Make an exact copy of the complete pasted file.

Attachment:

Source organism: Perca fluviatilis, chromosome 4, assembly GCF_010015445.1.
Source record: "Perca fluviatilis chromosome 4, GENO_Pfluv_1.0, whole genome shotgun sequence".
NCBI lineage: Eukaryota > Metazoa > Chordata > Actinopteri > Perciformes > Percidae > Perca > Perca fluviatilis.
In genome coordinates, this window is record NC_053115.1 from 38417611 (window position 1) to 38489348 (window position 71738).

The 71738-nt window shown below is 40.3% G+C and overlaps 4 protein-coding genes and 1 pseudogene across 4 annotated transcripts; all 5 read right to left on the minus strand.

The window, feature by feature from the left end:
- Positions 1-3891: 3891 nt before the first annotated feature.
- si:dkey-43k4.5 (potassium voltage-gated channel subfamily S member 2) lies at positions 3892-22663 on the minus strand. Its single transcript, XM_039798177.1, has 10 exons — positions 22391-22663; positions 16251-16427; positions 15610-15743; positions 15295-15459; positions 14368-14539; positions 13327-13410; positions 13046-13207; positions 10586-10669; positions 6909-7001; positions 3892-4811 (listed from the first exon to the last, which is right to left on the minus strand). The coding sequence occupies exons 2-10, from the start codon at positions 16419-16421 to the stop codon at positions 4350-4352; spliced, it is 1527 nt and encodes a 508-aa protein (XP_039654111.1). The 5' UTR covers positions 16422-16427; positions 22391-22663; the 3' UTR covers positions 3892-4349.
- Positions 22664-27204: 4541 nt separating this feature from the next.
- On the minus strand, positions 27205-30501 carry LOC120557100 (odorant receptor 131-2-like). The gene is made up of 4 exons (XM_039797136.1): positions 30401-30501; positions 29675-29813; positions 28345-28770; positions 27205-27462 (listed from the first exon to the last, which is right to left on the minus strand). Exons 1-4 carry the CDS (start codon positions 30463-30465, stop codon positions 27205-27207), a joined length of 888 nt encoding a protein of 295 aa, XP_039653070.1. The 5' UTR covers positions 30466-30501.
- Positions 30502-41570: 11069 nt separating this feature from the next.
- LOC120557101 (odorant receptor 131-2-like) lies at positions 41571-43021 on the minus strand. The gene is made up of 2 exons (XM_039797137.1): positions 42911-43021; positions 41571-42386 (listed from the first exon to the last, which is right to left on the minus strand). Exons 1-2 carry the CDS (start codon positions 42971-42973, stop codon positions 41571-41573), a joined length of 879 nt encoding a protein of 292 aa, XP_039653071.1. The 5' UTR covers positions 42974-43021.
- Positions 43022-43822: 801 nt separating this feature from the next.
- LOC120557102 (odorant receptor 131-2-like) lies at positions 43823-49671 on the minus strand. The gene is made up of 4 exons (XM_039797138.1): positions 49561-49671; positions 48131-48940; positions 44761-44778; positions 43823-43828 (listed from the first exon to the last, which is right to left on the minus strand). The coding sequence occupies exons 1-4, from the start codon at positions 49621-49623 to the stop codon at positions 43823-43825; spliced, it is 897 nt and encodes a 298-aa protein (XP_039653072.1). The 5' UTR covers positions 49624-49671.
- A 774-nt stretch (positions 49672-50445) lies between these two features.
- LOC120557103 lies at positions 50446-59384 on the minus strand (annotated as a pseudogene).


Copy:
Source organism: Perca fluviatilis, chromosome 4, assembly GCF_010015445.1.
Source record: "Perca fluviatilis chromosome 4, GENO_Pfluv_1.0, whole genome shotgun sequence".
NCBI lineage: Eukaryota > Metazoa > Chordata > Actinopteri > Perciformes > Percidae > Perca > Perca fluviatilis.
In genome coordinates, this window is record NC_053115.1 from 38417611 (window position 1) to 38489348 (window position 71738).

The 71738-nt window shown below is 40.3% G+C and overlaps 4 protein-coding genes and 1 pseudogene across 4 annotated transcripts; all 5 read right to left on the minus strand.

The window, feature by feature from the left end:
- Positions 1-3891: 3891 nt before the first annotated feature.
- si:dkey-43k4.5 (potassium voltage-gated channel subfamily S member 2) lies at positions 3892-22663 on the minus strand. Its single transcript, XM_039798177.1, has 10 exons — positions 22391-22663; positions 16251-16427; positions 15610-15743; positions 15295-15459; positions 14368-14539; positions 13327-13410; positions 13046-13207; positions 10586-10669; positions 6909-7001; positions 3892-4811 (listed from the first exon to the last, which is right to left on the minus strand). The coding sequence occupies exons 2-10, from the start codon at positions 16419-16421 to the stop codon at positions 4350-4352; spliced, it is 1527 nt and encodes a 508-aa protein (XP_039654111.1). The 5' UTR covers positions 16422-16427; positions 22391-22663; the 3' UTR covers positions 3892-4349.
- Positions 22664-27204: 4541 nt separating this feature from the next.
- On the minus strand, positions 27205-30501 carry LOC120557100 (odorant receptor 131-2-like). The gene is made up of 4 exons (XM_039797136.1): positions 30401-30501; positions 29675-29813; positions 28345-28770; positions 27205-27462 (listed from the first exon to the last, which is right to left on the minus strand). Exons 1-4 carry the CDS (start codon positions 30463-30465, stop codon positions 27205-27207), a joined length of 888 nt encoding a protein of 295 aa, XP_039653070.1. The 5' UTR covers positions 30466-30501.
- Positions 30502-41570: 11069 nt separating this feature from the next.
- LOC120557101 (odorant receptor 131-2-like) lies at positions 41571-43021 on the minus strand. The gene is made up of 2 exons (XM_039797137.1): positions 42911-43021; positions 41571-42386 (listed from the first exon to the last, which is right to left on the minus strand). Exons 1-2 carry the CDS (start codon positions 42971-42973, stop codon positions 41571-41573), a joined length of 879 nt encoding a protein of 292 aa, XP_039653071.1. The 5' UTR covers positions 42974-43021.
- Positions 43022-43822: 801 nt separating this feature from the next.
- LOC120557102 (odorant receptor 131-2-like) lies at positions 43823-49671 on the minus strand. The gene is made up of 4 exons (XM_039797138.1): positions 49561-49671; positions 48131-48940; positions 44761-44778; positions 43823-43828 (listed from the first exon to the last, which is right to left on the minus strand). The coding sequence occupies exons 1-4, from the start codon at positions 49621-49623 to the stop codon at positions 43823-43825; spliced, it is 897 nt and encodes a 298-aa protein (XP_039653072.1). The 5' UTR covers positions 49624-49671.
- A 774-nt stretch (positions 49672-50445) lies between these two features.
- LOC120557103 lies at positions 50446-59384 on the minus strand (annotated as a pseudogene).